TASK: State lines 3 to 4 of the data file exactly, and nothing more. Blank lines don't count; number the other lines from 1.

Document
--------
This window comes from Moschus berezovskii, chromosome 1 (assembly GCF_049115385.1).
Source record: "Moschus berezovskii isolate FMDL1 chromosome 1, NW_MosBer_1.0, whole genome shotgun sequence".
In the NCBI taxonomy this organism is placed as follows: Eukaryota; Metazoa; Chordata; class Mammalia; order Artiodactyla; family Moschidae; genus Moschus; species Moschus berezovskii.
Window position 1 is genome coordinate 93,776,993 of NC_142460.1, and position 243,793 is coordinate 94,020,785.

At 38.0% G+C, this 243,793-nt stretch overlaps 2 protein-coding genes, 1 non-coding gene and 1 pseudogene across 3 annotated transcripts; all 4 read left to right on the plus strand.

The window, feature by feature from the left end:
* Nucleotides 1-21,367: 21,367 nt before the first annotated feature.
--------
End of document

In the NCBI taxonomy this organism is placed as follows: Eukaryota; Metazoa; Chordata; class Mammalia; order Artiodactyla; family Moschidae; genus Moschus; species Moschus berezovskii.
Window position 1 is genome coordinate 93,776,993 of NC_142460.1, and position 243,793 is coordinate 94,020,785.